Playwright: Book by Ivan Menchel, music by Frank Wildhorn, lyrics by Don Black. At: Kokandy Productions at Theater Wit, 1229 W. Belmont Ave. Tickets: $33-$38. Runs through: Oct. 15
"Dying ain't so bad/not if you both go together/a short and loving life/that ain't so bad " croons our heroine. "I won't get to heaven/so why not raise some hell?" declares her paramour. Later they both proclaim, "This world will remember us."
Poets and playwrights nowadays may be wary of saying as much, but these are probably the most romantic words lovers can utter. In history, legend and literature, the most undeniable proof of devotion, allegiance conferring immortality on those professing loyalty thereto, is dying, young, in the arms of your beloved.
This persistant myth explains the curious propensity, amid Depression-era squalor in the southern United States, for the criminal exploits of the real-life Bonnie Parker and Clyde Barrow to be applauded by their very victims. Indeed, what elevates this rarely-revived musical above a simple screen-to-stage adaptation of the 1967 film is its expanded universeencompassing in addition to the progress of the outlaw sweethearts, the dynamics of a society so steeped in poverty and hopelessness that fame achieved by antisocial means leading to an early death in a salvo of bullets represents no threat to adolescents whose aspirations revolve around glamorous movie stars like Clara Bow or swaggering underworld magnates like Al Capone. Brother Buck Barrow and his wife, Blanche, might eke out a living on the latter's hairdressing skills, but in a community where menfolk serving jail time is commonplace and police corruption likewise ubiquitous, armed robbery is as viable a career choice as any. Pastors, too, may preach patience, but promises of a better world to come are nothing compared to the exhilaration associated with nihilistic defiance.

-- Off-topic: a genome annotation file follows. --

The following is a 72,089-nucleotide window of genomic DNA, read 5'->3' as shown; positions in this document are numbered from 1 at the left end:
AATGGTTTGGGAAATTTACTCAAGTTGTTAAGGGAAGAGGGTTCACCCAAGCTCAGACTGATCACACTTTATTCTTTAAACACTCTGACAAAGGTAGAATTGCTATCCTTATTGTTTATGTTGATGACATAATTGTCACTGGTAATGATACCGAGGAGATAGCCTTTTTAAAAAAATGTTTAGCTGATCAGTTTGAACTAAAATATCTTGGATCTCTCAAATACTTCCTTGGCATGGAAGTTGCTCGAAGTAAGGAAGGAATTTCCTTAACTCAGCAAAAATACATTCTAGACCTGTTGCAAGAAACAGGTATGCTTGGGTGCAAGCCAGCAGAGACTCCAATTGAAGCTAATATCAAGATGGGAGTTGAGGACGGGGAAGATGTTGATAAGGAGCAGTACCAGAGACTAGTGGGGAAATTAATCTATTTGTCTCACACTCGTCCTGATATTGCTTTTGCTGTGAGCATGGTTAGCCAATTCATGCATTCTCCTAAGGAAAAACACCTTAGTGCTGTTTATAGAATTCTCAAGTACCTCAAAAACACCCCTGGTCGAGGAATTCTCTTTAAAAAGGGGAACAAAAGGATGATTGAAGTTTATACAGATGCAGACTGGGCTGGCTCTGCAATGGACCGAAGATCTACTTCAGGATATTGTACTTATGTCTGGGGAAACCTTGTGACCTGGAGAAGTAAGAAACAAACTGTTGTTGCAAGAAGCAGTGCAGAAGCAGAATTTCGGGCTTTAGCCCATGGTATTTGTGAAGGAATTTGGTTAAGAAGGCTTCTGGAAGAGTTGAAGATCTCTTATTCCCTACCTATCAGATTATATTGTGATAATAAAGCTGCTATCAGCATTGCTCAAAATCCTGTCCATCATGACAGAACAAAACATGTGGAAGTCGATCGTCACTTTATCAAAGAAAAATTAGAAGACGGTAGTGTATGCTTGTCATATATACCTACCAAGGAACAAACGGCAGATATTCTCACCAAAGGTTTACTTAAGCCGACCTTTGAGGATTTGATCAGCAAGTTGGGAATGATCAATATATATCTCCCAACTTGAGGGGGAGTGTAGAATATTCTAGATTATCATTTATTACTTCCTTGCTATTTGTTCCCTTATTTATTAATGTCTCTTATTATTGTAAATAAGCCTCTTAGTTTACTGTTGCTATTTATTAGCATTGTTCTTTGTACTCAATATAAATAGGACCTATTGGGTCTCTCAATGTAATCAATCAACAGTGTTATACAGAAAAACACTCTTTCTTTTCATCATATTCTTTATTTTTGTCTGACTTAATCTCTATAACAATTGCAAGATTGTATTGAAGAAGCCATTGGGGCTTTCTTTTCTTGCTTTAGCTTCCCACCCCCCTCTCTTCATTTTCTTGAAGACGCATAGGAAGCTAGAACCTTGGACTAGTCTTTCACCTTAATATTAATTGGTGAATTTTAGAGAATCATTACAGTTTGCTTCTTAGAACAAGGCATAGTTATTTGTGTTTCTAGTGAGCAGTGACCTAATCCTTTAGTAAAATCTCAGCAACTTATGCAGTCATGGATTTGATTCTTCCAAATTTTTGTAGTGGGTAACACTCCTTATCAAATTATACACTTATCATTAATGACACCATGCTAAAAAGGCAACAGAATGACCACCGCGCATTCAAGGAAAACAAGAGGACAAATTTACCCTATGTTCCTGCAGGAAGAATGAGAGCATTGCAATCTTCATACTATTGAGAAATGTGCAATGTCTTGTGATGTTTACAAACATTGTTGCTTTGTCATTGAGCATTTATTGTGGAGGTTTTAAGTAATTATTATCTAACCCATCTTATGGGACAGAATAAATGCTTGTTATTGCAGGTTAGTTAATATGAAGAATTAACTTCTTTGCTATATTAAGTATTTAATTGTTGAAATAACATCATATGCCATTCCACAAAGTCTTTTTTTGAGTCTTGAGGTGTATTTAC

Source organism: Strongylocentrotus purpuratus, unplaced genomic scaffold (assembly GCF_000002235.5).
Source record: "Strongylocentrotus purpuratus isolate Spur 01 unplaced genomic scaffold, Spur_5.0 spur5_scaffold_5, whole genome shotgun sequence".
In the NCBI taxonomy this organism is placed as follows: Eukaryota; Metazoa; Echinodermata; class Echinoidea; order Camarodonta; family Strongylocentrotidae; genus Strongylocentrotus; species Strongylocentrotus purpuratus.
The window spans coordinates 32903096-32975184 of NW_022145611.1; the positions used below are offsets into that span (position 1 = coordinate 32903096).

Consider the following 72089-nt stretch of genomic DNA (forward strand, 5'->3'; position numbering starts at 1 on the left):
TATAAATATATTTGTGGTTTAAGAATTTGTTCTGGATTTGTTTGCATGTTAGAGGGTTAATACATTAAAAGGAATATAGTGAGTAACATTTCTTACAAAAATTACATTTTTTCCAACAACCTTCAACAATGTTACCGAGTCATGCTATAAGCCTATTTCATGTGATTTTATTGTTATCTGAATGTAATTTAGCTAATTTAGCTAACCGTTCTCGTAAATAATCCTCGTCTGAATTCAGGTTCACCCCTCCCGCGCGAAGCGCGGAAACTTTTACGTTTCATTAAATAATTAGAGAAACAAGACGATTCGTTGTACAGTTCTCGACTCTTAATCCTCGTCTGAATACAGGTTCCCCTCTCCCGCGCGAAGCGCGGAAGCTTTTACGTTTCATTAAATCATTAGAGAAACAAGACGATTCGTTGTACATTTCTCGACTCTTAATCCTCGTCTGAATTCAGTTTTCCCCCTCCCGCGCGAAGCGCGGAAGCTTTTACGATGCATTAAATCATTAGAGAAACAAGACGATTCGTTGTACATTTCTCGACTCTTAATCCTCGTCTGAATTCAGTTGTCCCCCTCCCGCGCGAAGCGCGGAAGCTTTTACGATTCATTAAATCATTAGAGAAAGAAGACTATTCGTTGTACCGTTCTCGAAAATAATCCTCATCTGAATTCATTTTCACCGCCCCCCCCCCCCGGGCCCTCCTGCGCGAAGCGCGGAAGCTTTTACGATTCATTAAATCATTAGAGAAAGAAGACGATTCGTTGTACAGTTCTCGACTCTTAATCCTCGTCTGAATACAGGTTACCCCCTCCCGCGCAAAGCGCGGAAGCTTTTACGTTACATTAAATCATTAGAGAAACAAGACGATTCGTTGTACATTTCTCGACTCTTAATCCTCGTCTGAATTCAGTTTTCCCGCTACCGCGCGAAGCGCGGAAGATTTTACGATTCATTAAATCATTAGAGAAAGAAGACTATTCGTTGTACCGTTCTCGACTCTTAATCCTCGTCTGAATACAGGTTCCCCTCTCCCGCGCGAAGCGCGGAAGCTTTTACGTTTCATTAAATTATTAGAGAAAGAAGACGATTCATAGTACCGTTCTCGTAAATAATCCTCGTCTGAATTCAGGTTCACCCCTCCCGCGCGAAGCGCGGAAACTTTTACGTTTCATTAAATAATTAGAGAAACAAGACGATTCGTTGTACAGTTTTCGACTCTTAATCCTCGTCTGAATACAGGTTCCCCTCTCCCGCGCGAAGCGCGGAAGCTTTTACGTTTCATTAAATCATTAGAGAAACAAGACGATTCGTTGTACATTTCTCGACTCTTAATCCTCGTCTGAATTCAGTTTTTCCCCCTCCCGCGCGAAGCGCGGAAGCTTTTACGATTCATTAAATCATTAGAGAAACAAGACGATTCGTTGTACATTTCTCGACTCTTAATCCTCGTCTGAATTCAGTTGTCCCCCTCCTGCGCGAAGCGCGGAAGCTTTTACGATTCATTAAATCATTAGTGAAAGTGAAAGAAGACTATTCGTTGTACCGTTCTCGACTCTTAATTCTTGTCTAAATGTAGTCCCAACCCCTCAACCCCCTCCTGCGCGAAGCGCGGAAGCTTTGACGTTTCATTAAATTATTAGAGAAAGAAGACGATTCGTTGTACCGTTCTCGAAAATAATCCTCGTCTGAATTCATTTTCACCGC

Wildhorn and Black's lengthy scoredrawing sometimes on period string-band arrangements, but just as often reverting to contemporary Broadway melodic tropessometimes risks slowing the momentum, but Spencer Neiman and John Cockerill's direction propel the action in this Kokandy production with the urgency of youthful recklessness and the inevitability of tragedy. The intimacy of Theater Wit's smallest studio likewise awakens our empathy for the frustrations of thrill-crazed marauders born of an envious population affirming their birthright in the anthemic "Made In America"lest we delude ourselves into thinking ill-starred couples confusing notoriety with celebrity is an anomaly restricted to ages long gone.